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Leaders from Spain, Ireland, Slovenia, and Malta have declared their readiness to acknowledge the State of Palestine as a crucial step towards achieving peace and stability in the conflict-ridden region. During a meeting on the sidelines of a summit in Brussels, they emphasized their willingness to recognize Palestine when it could contribute positively to the situation. They stressed the necessity of a two-state solution, with both Israeli and Palestinian states coexisting peacefully.

Slovenian Prime Minister Robert Golob expressed optimism about garnering political support for Palestine at the United Nations, suggesting that conditions for establishing a Palestinian government could be ripe in the near future. Currently, nine out of the EU’s 27 member states recognize Palestine based on the 1967 borders. Belgium, represented at the meeting, also supports Palestinian statehood but may be constrained from signing such declarations due to its presidency of the Council of the EU.

While the EU backs the two-state solution and provides significant aid to Palestinians, it has not unanimously supported recognizing a Palestinian state. Spain and Ireland have been vocal advocates for recognizing Palestine, particularly following the recent conflict in Gaza. Spanish Prime Minister Pedro Sánchez emphasized the importance of unified action among EU countries rather than unilateral recognition. He stressed the need for careful timing to ensure a lasting peace.

The political diversity of the leaders involved suggests broad consensus on the necessity of recognizing Palestine for future peace efforts. Irish Taoiseach Leo Varadkar also confirmed ongoing discussions among member states regarding formal recognition of Palestine to facilitate more equitable negotiations post-conflict.

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In an unprecedented turn of events in Paris this weekend, a significant demonstration took place in response to the Israel-Hamas conflict, drawing representatives from major political parties. Notably, the far right, including Marine Le Pen and Jordan Bardella of the National Rally, participated, while the far left, led by Jean-Luc Mélenchon of France Unbowed, boycotted the event, citing it as a gathering for supporters of the Gaza massacre.

This shift is symbolic, considering historical political dynamics in France. Traditionally, the far right was ostracized due to its perceived anti-Republican views, especially on Jewish issues. The far left, on the other hand, despite criticism, remained part of the broader political spectrum. However, the current scenario reflects a shake-up in the political landscape.

The contemporary far right in France, now labeled as “hard right” or “national right,” has shifted focus from past anti-Semitic stances to prioritize issues such as immigration, insecurity, and Islamism, aligning with some Jewish perspectives. Meanwhile, the far left interprets the Gaza conflict through an anti-colonial lens, emphasizing solidarity with the oppressed against perceived superpower aggression.

This unusual alignment sees a party with a history of Holocaust denial, like the National Rally, supporting French Jews openly. Conversely, a party built on human rights and equality, like France Unbowed, faces accusations of antisemitism for not condemning Hamas as a terrorist organization.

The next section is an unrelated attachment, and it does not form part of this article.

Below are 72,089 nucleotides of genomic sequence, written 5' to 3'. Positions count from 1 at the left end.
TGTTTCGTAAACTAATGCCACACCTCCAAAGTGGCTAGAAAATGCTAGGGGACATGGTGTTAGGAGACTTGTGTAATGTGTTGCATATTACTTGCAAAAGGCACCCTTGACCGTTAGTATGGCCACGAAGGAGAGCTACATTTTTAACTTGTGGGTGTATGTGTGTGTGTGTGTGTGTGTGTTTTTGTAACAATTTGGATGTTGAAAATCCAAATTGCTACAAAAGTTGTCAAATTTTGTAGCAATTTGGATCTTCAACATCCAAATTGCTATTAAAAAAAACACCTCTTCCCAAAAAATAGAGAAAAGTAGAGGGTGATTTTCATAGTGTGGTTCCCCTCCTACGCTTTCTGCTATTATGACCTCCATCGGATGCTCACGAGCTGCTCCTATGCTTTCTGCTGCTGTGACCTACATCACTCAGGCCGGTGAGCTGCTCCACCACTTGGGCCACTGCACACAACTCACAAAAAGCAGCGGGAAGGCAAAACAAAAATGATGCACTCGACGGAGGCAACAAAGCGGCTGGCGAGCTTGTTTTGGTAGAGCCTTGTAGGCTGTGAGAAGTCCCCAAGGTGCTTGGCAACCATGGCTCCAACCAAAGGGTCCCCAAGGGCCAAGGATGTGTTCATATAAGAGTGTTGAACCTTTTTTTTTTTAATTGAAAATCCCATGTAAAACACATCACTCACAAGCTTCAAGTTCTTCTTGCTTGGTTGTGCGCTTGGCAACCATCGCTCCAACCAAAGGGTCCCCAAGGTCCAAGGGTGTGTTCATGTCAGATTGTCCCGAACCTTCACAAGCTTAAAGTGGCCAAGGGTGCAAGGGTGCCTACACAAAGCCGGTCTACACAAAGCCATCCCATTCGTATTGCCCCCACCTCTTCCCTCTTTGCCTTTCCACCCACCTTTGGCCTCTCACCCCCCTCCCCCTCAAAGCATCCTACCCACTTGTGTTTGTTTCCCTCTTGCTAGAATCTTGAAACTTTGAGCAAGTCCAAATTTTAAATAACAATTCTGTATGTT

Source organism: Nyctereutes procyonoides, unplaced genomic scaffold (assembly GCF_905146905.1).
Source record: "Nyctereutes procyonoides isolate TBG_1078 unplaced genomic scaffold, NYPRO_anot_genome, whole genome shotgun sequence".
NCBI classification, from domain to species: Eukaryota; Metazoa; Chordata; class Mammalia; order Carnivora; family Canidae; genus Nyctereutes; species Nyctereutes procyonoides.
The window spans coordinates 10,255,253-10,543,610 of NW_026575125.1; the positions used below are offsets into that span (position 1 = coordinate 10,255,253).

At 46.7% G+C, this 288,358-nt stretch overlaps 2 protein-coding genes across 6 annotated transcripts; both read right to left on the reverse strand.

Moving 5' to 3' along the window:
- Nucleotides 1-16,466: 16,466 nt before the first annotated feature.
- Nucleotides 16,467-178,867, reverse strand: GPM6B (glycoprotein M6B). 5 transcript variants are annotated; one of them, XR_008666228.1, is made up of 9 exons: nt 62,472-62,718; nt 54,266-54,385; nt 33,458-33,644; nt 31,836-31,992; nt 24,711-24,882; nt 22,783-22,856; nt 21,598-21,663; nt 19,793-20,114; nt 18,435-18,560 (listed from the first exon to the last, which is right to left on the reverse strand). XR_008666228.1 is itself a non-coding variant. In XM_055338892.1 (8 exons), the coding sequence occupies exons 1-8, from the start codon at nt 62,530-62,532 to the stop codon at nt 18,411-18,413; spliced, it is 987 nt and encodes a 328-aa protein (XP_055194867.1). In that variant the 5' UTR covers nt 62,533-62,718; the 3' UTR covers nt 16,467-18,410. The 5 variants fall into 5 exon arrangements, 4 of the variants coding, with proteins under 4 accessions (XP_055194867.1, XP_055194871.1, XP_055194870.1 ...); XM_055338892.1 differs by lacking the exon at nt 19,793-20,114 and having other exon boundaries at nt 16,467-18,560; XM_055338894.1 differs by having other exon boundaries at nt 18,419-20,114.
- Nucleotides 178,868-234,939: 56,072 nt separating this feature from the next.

While nuances exist, the overall trend shows the National Rally under Marine Le Pen successfully integrating into the mainstream, while France Unbowed under Jean-Luc Mélenchon appears to be distancing itself. Opinion polls reinforce this, with Marine Le Pen leading in presidential election polls, while Mélenchon’s support has declined.

Serge Klarsfeld, a prominent figure in the fight against antisemitism in France, acknowledges the irony. He appreciates the far right’s departure from antisemitism, seeing it align with Republican values, yet expresses sadness over the far left’s perceived abandonment of efforts to combat antisemitism.

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Tánaiste (Deputy Prime Minister) Micheál Martin has confirmed that Irish officials are in touch with the family of Kim Damti, a 22-year-old Irish-Israeli woman who has gone missing in Israel amidst a recent wave of attacks.

Kim Damti was last seen at a party in southern Israel as attacks by the Hamas militant group escalated.

Micheál Martin stated that the Department of Foreign Affairs and consular officials are aware of the situation but did not provide specific comments at this time.

Kim’s mother, Jennifer Damti, recounted her last conversation with her daughter, who asked, “Mummy, what should I do?” Her brother advised her to seek shelter, but the family has not had contact with her since.

Describing the attacks, Jennifer Damti expressed her desire for the world to condemn the violence and emphasized that she did not raise her children to hate anyone.

Kim’s father and brother are now visiting hospitals with Kim’s hairbrush, hoping to make a DNA match if necessary.

Israeli security forces are engaged in operations to rescue hostages taken by Palestinian militants and reclaim areas seized during the recent attacks.

The surprise attack by Hamas gunmen, accompanied by intense rocket fire, has reportedly resulted in casualties on both sides. The Irish government has condemned the attack and offered assistance to Irish citizens affected by the situation, calling for de-escalation.

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